iOS 11 Does Not Fix iCloud and 2FA Security Problems You’ve Probably Never Heard About

September 11th, 2017 by Vladimir Katalov
Category: «Did you know that...?», «Security», «Tips & Tricks»

In the US, Factory Reset Protection (FRP) is a mandatory part of each mobile ecosystem. The use of factory reset protection in mobile devices helped tame smartphone theft by discouraging criminals and dramatically reducing resale value of stolen devices. Compared to other mobile ecosystems, Apple’s implementation of factory reset protection has always been considered exemplary. A combination of a locked bootloader, secure boot chain and obligatory online activation of every iPhone makes iCloud lock one exemplary implementation of factory reset protection.

All one needs to do is enable the Find My Phone option in iCloud settings. In fact, this option is enabled by default once you set up your new iPhone. After that, even if you lose your iPhone and someone else attempts to reset it to factory defaults, the device will be still locked to your iCloud account. Unlocking the device (removing iCloud lock) requires access to your Apple ID, password, and secondary authentication factor if you have Two-Factor Authentication enabled. Sounds pretty secure so far?

Unfortunately, even Apple’s implementation is not perfect (and believe us, by and large this is still the best on the market).

Did you know that a malicious person can still change your iCloud password from the device without actually knowing your password? One just needs to open [Settings] | [Apple ID] | [Password & Security] and tap Change password there. Now things are getting funny. The thief’s further steps depend on two factors: whether the device has a passcode set, and whether two-factor authentication is enabled (let’s forget about two-step verification as it is not supported in iOS 11).

  • 2FA is not enabled (it won’t matter whether there is a passcode on the device): you have to correctly answer security questions you set when creating the Apple account, and then enter old password first.
  • 2FA is enabled, passcode is not set: you are prompted for security code that will be sent to your trusted phone number (yes, good old SMS). Still, an old iCloud password is required in order to set a new one.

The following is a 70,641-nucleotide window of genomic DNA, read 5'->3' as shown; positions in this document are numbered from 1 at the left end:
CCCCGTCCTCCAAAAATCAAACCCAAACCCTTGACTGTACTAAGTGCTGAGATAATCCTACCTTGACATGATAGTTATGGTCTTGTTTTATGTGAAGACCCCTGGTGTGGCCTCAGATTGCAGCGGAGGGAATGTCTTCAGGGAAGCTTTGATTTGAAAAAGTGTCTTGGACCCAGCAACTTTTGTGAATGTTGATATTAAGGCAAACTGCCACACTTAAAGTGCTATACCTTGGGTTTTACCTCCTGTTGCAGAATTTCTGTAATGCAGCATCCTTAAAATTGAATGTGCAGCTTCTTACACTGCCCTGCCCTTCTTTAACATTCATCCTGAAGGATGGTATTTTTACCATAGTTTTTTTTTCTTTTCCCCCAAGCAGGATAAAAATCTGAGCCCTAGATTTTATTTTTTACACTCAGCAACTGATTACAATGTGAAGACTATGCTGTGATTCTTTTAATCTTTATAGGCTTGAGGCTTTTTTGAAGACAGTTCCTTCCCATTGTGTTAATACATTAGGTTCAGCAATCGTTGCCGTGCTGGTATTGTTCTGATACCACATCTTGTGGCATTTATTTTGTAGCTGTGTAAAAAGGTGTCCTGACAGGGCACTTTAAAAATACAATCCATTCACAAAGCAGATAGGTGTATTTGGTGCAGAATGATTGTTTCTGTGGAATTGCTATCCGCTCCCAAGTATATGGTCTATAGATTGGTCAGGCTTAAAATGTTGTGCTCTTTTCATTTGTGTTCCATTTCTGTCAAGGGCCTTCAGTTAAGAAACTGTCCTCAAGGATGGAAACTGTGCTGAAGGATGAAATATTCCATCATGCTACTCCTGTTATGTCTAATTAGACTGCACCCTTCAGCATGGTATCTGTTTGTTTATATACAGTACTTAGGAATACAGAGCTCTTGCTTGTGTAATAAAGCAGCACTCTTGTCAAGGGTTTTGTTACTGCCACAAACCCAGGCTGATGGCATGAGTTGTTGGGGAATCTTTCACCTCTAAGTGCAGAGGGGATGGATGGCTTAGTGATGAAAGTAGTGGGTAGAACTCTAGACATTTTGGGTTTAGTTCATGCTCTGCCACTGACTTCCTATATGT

• 2FA is enabled, passcode is set: this would be the most secure combination, right? Wrong.

In this last case, the only thing you might be prompted for is device passcode. I said might, because if the device has been just recently unlocked, then the passcode is NOT required at this step. The thief can just go ahead and change your Apple ID password, disable Find My iPhone on your device and put all of your other devices into Lost Mode. An extortion attempt would then follow.

Bad things don’t end here. One can easily add a new trusted phone number here and remove the old number from the account, making it even more difficult for you to regain control over your Apple account and your other devices.

By now they have your iCloud password changed, and trusted phone number is somebody else’s number. The thieves can now easily do whatever they want: disable Find My Phone, log on into, download your data (backups, synced data, photo library and maybe even your passwords) from your account.

Watch the video below (made with iOS 11 beta 10), where we perform both steps: changing iCloud password (when passcode has been recently used so it is not required), and then adding the new trusted number.

To make the things even worse: if one has iCloud credentials including the second factor (basically, this device – or the new trusted phone number) and the passcode (yes, the passcode is the key again), they can get into your iCloud keychain containing all the passwords from your browser (including your online banking passwords and social media accounts), as well as credit card numbers.